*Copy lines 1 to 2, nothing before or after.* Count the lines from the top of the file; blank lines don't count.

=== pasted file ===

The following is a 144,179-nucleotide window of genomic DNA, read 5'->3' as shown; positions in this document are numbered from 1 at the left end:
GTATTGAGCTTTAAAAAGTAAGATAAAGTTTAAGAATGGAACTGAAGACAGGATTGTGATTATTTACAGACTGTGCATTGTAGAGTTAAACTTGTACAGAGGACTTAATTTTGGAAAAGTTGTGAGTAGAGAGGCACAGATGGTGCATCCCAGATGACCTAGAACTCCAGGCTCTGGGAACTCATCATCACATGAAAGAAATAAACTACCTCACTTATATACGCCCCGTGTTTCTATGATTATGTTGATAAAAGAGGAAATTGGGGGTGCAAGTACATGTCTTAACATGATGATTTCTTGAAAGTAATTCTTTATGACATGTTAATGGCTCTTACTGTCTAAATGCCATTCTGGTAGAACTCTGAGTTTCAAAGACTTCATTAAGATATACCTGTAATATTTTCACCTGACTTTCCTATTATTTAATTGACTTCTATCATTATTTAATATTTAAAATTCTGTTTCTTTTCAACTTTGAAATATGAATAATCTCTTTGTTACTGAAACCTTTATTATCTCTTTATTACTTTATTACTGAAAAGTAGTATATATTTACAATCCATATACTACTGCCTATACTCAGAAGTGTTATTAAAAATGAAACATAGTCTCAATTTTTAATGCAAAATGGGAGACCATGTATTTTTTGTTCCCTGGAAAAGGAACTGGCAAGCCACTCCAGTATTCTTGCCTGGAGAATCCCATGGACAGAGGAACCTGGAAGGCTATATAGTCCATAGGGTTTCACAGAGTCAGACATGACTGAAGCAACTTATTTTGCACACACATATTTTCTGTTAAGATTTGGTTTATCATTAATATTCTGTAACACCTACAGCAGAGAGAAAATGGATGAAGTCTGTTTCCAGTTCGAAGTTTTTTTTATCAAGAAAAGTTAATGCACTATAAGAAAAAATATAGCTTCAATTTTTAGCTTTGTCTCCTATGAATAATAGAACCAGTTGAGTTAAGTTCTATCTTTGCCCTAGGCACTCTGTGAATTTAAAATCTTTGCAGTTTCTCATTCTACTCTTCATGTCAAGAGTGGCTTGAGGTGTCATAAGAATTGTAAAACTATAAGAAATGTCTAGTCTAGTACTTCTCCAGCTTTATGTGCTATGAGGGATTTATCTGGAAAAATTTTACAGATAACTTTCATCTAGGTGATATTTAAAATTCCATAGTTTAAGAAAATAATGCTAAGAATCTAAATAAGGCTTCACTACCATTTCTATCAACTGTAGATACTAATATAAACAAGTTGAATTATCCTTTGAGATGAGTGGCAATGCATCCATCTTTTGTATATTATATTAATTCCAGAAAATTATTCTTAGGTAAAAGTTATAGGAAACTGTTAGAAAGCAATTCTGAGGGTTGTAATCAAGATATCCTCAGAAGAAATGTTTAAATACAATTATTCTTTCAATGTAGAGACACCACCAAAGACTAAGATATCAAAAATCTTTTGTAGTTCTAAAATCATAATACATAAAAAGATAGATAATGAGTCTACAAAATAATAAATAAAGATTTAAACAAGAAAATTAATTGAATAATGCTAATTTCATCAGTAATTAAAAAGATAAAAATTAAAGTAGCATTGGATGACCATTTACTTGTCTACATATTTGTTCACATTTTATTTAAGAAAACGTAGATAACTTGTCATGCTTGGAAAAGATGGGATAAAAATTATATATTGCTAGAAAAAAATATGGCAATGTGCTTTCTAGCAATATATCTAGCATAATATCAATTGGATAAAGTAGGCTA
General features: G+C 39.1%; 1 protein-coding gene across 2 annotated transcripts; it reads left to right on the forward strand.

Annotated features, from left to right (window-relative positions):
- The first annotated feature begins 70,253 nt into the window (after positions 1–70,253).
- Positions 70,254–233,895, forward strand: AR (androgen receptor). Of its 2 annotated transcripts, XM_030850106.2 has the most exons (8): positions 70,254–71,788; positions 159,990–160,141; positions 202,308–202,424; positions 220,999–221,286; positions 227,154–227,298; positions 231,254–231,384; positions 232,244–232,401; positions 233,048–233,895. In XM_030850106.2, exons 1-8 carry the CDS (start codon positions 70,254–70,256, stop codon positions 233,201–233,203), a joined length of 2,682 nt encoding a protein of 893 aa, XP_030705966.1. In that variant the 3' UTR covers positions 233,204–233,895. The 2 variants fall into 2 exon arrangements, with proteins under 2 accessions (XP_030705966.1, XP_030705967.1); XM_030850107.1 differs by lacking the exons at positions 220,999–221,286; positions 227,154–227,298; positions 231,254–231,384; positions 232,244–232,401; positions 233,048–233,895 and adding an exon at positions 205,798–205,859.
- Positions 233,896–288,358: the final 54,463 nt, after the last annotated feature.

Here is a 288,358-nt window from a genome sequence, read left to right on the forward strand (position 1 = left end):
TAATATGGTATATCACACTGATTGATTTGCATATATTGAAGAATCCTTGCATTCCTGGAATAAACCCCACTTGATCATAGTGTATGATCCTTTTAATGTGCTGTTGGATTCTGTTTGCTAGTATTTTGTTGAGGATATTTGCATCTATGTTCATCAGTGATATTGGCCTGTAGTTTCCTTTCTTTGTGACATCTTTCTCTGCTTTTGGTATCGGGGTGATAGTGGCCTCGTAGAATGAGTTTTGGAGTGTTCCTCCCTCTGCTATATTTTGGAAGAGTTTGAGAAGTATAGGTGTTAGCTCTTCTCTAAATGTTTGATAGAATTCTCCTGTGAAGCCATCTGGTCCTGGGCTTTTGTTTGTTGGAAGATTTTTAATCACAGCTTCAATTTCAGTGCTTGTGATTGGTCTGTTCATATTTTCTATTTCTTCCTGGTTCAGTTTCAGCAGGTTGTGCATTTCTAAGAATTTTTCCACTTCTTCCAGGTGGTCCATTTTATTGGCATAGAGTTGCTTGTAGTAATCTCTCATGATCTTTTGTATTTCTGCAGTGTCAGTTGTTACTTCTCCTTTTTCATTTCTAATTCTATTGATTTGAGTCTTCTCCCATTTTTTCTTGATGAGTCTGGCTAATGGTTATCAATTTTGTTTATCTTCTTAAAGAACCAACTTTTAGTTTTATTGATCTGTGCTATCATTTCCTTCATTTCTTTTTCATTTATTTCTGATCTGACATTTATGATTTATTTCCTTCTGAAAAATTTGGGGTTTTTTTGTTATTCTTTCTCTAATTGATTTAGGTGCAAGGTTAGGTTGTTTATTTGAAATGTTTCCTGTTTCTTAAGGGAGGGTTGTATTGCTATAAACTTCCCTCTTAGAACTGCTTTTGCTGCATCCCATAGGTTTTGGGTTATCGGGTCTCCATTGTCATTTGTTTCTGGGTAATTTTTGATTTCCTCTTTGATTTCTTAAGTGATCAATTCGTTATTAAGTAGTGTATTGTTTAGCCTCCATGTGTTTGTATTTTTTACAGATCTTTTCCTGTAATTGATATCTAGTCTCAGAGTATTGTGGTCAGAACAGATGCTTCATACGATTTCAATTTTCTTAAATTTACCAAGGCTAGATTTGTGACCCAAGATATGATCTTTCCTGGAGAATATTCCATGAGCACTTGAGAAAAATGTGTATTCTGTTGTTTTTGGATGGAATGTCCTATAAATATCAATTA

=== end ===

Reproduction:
The following is a 144,179-nucleotide window of genomic DNA, read 5'->3' as shown; positions in this document are numbered from 1 at the left end:
GTATTGAGCTTTAAAAAGTAAGATAAAGTTTAAGAATGGAACTGAAGACAGGATTGTGATTATTTACAGACTGTGCATTGTAGAGTTAAACTTGTACAGAGGACTTAATTTTGGAAAAGTTGTGAGTAGAGAGGCACAGATGGTGCATCCCAGATGACCTAGAACTCCAGGCTCTGGGAACTCATCATCACATGAAAGAAATAAACTACCTCACTTATATACGCCCCGTGTTTCTATGATTATGTTGATAAAAGAGGAAATTGGGGGTGCAAGTACATGTCTTAACATGATGATTTCTTGAAAGTAATTCTTTATGACATGTTAATGGCTCTTACTGTCTAAATGCCATTCTGGTAGAACTCTGAGTTTCAAAGACTTCATTAAGATATACCTGTAATATTTTCACCTGACTTTCCTATTATTTAATTGACTTCTATCATTATTTAATATTTAAAATTCTGTTTCTTTTCAACTTTGAAATATGAATAATCTCTTTGTTACTGAAACCTTTATTATCTCTTTATTACTTTATTACTGAAAAGTAGTATATATTTACAATCCATATACTACTGCCTATACTCAGAAGTGTTATTAAAAATGAAACATAGTCTCAATTTTTAATGCAAAATGGGAGACCATGTATTTTTTGTTCCCTGGAAAAGGAACTGGCAAGCCACTCCAGTATTCTTGCCTGGAGAATCCCATGGACAGAGGAACCTGGAAGGCTATATAGTCCATAGGGTTTCACAGAGTCAGACATGACTGAAGCAACTTATTTTGCACACACATATTTTCTGTTAAGATTTGGTTTATCATTAATATTCTGTAACACCTACAGCAGAGAGAAAATGGATGAAGTCTGTTTCCAGTTCGAAGTTTTTTTTATCAAGAAAAGTTAATGCACTATAAGAAAAAATATAGCTTCAATTTTTAGCTTTGTCTCCTATGAATAATAGAACCAGTTGAGTTAAGTTCTATCTTTGCCCTAGGCACTCTGTGAATTTAAAATCTTTGCAGTTTCTCATTCTACTCTTCATGTCAAGAGTGGCTTGAGGTGTCATAAGAATTGTAAAACTATAAGAAATGTCTAGTCTAGTACTTCTCCAGCTTTATGTGCTATGAGGGATTTATCTGGAAAAATTTTACAGATAACTTTCATCTAGGTGATATTTAAAATTCCATAGTTTAAGAAAATAATGCTAAGAATCTAAATAAGGCTTCACTACCATTTCTATCAACTGTAGATACTAATATAAACAAGTTGAATTATCCTTTGAGATGAGTGGCAATGCATCCATCTTTTGTATATTATATTAATTCCAGAAAATTATTCTTAGGTAAAAGTTATAGGAAACTGTTAGAAAGCAATTCTGAGGGTTGTAATCAAGATATCCTCAGAAGAAATGTTTAAATACAATTATTCTTTCAATGTAGAGACACCACCAAAGACTAAGATATCAAAAATCTTTTGTAGTTCTAAAATCATAATACATAAAAAGATAGATAATGAGTCTACAAAATAATAAATAAAGATTTAAACAAGAAAATTAATTGAATAATGCTAATTTCATCAGTAATTAAAAAGATAAAAATTAAAGTAGCATTGGATGACCATTTACTTGTCTACATATTTGTTCACATTTTATTTAAGAAAACGTAGATAACTTGTCATGCTTGGAAAAGATGGGATAAAAATTATATATTGCTAGAAAAAAATATGGCAATGTGCTTTCTAGCAATATATCTAGCATAATATCAATTGGATAAAGTAGGCTA